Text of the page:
Tag Archives : Family

Morning Coffee 121

  • My daughter had her tonsils & adenoids out on yesterday. It was a routine procedure and it went by-the-numbers, but any parent will tell you it’s hard to see your kid in a hospital bed.
  • Given the previous bullet, I’m not at the SOA/BPM conference for the big announcement. Don’t worry, there’s lots of other folks covering the news.
  • It was a crappy sports weekend in the Pierson house. Va Tech snatched defeat from the jaws of victory, Southern Cal never led at Oregon, the Capitals losttwice, and the Redskins got blown out by the Pats. At least the Caps won big yesterday in Toronto.
  • Speaking of the Capitals, Peter Bondra retired Monday. I still think it’s a travesty that he didn’t spend his whole career in DC, but I’ve made my peace with it.
  • Nick Malik has a great series on business operations models and how they apply to SOA. Regular readers should be unsurprised that I favor low standardization, though I can see the value of high integration. That makes the Coordinated Operating Model my fav, though I can see the benefit of the Diversified Model as well. I can’t wait to read what Nick has to say on changing models.
  • Speaking of Nick, I’m doing a roundtable with him on “Making SOA Work in the Enterprise” @ the Strategic Architect Forum. Should be fun. Sorry for the lack of linkage on this, but it’s an invite-only event.
  • Jezz Santos has a new series of white papers on building software factories. First up “Packaging with Visual Studio 2005
  • Aaron Skonnard has a new whitepaper on using the WCF LOB Adapter SDK with BTS 2006 R2. I’ve been building one of these things recently, so I’m looking forward to checking that out. (via Sam Gentile)
  • Tim Ewald looks at Resource Oriented Architecture (when did ROA become a TLA?) and wonders “what if your problem domain is more focused on processes than data?” I wonder that all the time. (via Jesus Rodriguez)
  • It’s not just durable messaging – Libor Soucek also disagrees with my opinions on centralized control. I agree 100% with Libor that centralized management would make operation’s lives “much, MUCH easier” as he puts it. However, that doesn’t make it feasible at any significant scale. Furthermore, I wouldn’t describe an approach that requires that “all services adopt [the] same common management interface” as “pragmatic”. Frankly, just the opposite.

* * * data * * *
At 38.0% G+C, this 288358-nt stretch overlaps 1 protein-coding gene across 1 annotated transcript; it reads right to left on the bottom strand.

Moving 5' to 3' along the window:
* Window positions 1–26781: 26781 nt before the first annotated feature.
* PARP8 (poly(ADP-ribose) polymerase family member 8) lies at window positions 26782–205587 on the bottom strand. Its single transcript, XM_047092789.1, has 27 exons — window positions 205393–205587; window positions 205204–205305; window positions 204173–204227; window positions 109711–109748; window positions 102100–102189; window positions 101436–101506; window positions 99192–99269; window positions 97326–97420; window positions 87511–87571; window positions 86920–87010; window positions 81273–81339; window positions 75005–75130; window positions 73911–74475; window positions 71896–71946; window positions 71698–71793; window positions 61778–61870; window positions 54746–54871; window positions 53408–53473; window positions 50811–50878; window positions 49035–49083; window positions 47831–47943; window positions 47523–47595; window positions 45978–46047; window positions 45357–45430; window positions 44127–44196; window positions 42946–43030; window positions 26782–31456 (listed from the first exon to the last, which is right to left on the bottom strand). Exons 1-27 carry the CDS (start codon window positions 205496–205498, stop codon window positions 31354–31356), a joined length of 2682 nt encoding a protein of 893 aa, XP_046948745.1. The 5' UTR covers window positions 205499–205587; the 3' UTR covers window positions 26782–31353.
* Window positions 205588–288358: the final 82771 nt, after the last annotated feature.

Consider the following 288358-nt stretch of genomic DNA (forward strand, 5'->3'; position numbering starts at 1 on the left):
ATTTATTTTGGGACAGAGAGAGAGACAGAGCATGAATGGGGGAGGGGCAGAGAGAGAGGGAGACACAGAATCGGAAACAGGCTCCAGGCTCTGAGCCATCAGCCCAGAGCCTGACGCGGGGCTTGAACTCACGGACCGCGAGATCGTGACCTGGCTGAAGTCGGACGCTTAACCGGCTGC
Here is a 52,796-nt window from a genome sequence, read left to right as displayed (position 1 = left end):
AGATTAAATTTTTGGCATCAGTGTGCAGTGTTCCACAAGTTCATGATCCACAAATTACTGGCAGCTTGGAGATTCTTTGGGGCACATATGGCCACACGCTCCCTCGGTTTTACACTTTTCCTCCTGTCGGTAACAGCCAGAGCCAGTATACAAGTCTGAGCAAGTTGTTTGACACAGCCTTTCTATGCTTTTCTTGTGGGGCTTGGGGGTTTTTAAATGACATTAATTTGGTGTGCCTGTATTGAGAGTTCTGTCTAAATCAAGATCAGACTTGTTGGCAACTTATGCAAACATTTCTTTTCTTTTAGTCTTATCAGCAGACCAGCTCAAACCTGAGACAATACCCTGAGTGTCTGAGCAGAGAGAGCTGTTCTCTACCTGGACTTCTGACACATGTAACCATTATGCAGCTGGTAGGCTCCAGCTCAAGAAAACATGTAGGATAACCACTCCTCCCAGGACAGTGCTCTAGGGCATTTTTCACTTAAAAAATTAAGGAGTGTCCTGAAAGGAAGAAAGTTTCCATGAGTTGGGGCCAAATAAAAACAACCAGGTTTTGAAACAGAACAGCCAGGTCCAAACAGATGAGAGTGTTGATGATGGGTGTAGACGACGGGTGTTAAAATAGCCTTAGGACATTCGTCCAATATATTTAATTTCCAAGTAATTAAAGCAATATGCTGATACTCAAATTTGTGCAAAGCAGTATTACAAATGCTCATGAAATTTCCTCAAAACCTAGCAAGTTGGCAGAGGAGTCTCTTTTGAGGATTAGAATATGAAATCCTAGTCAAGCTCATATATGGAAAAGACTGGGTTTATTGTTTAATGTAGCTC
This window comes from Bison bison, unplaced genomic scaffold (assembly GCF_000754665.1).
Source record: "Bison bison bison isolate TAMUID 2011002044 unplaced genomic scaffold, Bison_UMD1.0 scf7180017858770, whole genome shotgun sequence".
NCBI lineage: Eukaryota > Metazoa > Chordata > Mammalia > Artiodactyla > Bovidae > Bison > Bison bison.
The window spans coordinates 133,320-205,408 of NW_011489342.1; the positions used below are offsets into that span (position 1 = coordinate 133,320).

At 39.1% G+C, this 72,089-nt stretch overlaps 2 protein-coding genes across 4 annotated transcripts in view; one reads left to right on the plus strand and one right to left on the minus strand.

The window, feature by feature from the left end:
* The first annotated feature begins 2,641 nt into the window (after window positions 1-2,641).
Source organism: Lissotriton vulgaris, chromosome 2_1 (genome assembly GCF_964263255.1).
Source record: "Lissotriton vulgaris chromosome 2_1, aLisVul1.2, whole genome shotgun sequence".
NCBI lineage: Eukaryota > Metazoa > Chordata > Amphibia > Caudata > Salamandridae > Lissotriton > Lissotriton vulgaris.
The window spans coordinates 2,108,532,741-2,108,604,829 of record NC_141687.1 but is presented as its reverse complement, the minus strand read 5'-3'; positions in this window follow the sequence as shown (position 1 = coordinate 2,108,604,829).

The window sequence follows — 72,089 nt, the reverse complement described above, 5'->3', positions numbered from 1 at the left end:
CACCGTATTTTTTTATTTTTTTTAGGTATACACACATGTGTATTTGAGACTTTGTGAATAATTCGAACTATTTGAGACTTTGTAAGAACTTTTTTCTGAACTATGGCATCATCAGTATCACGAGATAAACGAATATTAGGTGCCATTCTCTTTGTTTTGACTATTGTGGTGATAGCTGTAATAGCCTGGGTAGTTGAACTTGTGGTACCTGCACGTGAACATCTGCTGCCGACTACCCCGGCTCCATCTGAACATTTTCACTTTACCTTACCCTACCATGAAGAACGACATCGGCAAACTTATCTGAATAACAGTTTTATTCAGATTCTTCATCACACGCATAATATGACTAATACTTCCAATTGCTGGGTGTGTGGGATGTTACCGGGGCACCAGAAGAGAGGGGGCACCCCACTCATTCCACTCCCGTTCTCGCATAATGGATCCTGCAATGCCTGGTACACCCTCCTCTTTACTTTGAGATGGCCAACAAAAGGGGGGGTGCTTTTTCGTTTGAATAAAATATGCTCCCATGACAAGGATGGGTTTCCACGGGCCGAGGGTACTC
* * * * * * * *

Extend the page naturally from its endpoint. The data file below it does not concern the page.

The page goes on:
Morning Coffee 98

  • Morning Coffee was canceled on Thursday and Friday on account of a kidney stone. So not fun. Luckily, it was a little one and it was alone, but I will be listening very closely to my doctor’s advice to avoid another.
  • Took the kids to see Ratatouille last Tuesday and saw Transformers yesterday with my wife due to fluke babysitter luck. I liked Ratatouille, but I’m not sure it’s the 51st best movie of all time. On the other hand, major props for making a kid movie with a significant lack of toy tie-ins. Ratatouille is a better movie that Cars, but I don’t see my four year old boy trading in is Lightning McQueen toy car for a Remy the Rat. Transformers on the other hand obviously did not forgo the toy tie-ins! Still, it wasn’t bad. Kinda reminded me of The Rock with a bigger budget.
  • Micahville listed DevHawk on it’s list of 69 Tech Blogs That Don’t Suck. Thanks!
  • David Ing boldly writes that C# is getting fat. Or maybe it’s just big-boned. My take: no question that integrated query is a big feature that covers a lot of surface area. But given the prevalence of databases and other queriable stores, it’s critical to improving programmer productivity. Go read Todd Proebsting’s talk on Disruptive Programming Language Technologies. Two of his candidates for disruptive language technologies were Database Integration and Manipulating XML. LINQ neatly covers both.
  • According to John Shewchuck, the new BizTalk Services release is available. However, when I click on the “what’s new” page, it tells me they’re experiencing technical difficulties. (Their error page is Oops.aspx. Funny!)